CHARLESTON – The Senate Finance Committee voted to approve a resolution that would give the Legislature greater oversight over the judicial system’s budget.
The resolution still needs two-thirds majority on both the Senate floor and House floor, then to be voted on by West Virginia citizens in November to amend the state’s Constitution.
The oversight resolution was brought about after it came to light about the cost of renovations at the Supreme Court. More than $3.7 million has been spent renovating the justices’ offices, including a couch for Chief Justice Allen Loughry’s office that cost approximately $32,000.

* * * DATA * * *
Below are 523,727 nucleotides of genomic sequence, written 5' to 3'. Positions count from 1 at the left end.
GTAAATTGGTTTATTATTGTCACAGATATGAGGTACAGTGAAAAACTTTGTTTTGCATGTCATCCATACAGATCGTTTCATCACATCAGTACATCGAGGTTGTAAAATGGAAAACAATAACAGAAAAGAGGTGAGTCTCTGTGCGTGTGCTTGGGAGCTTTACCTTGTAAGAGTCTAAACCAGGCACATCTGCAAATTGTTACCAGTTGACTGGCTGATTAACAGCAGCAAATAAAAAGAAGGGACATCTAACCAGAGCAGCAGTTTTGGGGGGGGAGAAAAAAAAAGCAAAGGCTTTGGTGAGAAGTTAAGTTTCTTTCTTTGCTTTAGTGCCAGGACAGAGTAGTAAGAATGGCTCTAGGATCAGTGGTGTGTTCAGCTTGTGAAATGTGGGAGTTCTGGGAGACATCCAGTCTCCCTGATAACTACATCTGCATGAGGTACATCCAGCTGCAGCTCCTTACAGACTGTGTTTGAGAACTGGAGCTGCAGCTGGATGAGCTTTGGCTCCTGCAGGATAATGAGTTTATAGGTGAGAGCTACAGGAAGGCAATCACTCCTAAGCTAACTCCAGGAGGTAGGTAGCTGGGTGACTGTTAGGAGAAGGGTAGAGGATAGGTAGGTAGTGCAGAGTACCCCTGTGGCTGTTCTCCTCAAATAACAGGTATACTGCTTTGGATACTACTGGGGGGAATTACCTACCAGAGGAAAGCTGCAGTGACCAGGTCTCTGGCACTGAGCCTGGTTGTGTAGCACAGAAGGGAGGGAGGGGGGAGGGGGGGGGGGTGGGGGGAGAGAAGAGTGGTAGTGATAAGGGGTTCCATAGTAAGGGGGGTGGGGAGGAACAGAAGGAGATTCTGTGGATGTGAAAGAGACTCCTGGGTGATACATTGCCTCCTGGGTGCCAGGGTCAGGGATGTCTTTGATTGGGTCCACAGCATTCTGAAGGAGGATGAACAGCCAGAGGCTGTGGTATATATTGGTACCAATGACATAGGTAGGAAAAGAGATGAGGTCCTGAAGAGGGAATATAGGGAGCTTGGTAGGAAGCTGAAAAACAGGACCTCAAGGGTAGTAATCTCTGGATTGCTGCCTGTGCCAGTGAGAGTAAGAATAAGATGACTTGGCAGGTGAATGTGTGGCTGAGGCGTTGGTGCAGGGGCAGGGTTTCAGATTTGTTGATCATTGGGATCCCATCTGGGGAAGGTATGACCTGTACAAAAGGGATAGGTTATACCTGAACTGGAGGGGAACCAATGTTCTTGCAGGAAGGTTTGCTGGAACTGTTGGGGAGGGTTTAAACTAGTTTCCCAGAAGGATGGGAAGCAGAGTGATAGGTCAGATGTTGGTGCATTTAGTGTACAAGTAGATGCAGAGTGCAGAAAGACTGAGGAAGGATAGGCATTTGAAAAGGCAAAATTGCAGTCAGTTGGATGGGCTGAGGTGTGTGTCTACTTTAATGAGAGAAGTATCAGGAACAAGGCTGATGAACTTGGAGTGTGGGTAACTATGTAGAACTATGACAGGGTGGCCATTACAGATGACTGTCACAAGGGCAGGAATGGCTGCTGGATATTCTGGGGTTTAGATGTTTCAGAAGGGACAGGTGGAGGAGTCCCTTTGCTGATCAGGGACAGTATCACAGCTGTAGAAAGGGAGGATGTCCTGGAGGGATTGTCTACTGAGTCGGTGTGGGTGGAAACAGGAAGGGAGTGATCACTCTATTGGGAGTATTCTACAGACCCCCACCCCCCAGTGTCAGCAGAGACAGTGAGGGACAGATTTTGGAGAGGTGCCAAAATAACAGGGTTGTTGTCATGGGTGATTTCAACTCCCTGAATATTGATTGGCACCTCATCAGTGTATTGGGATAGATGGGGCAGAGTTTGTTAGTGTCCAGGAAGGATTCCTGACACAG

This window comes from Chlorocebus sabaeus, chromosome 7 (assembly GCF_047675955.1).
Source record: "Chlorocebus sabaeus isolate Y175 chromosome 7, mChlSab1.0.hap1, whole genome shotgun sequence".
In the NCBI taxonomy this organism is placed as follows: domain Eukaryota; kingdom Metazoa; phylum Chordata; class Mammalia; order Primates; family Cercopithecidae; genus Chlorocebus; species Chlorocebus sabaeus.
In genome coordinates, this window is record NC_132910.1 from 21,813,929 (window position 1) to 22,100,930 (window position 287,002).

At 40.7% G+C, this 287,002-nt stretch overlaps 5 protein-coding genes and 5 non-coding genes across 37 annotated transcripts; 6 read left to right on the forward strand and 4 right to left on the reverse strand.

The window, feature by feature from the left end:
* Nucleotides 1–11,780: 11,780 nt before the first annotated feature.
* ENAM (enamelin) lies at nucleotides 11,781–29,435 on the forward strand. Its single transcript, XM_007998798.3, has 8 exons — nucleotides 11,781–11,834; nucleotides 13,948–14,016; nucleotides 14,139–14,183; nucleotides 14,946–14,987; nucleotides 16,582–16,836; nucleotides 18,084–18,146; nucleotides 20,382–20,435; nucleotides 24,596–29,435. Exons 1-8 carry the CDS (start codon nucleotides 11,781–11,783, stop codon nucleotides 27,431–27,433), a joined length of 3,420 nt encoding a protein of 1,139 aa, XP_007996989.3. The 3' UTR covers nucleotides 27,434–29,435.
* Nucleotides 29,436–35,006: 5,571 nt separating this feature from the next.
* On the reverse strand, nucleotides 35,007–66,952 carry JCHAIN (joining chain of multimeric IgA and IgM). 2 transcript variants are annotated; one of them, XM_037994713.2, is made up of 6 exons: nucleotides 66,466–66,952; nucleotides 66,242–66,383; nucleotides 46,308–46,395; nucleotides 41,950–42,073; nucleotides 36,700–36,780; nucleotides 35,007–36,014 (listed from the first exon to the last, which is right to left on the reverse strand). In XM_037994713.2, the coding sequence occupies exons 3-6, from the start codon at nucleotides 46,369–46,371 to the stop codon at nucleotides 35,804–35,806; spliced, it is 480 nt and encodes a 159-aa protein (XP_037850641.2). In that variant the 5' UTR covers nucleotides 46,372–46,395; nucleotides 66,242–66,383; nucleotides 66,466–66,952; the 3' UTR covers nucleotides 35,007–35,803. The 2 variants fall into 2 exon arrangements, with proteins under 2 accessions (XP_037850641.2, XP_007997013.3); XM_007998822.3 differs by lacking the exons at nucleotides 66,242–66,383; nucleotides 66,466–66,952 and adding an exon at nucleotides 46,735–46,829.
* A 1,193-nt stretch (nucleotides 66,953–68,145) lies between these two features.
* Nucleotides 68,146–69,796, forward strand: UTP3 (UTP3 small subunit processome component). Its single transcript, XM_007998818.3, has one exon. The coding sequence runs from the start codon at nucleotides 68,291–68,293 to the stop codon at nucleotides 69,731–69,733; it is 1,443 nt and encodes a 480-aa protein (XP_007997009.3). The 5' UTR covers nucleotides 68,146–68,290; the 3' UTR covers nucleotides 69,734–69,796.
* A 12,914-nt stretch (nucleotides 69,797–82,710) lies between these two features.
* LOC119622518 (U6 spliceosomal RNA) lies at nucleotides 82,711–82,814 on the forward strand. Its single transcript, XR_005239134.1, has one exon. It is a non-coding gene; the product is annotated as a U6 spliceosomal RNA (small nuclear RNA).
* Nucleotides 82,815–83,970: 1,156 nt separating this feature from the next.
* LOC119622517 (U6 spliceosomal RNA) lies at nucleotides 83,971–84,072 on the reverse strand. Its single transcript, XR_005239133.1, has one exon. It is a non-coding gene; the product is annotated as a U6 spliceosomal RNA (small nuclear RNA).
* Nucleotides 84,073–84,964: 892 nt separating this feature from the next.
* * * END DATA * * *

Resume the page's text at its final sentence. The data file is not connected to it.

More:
In January, Brian Casto, counsel for the Joint Standing Committee on the Judiciary, pointed out that West Virginia is the only state where the judiciary enjoys the sort of budget autonomy like this.
Essentially, the separation of powers in West Virginia has been interpreted to mean the court system provides its budget and the Legislature may increase it but cannot decrease it.
The last time the Legislature considered this issue was through a 2016 resolution sponsored by former Delegate Patrick Lane. That resolution deleted a provision that the court’s budget shall not be decreased.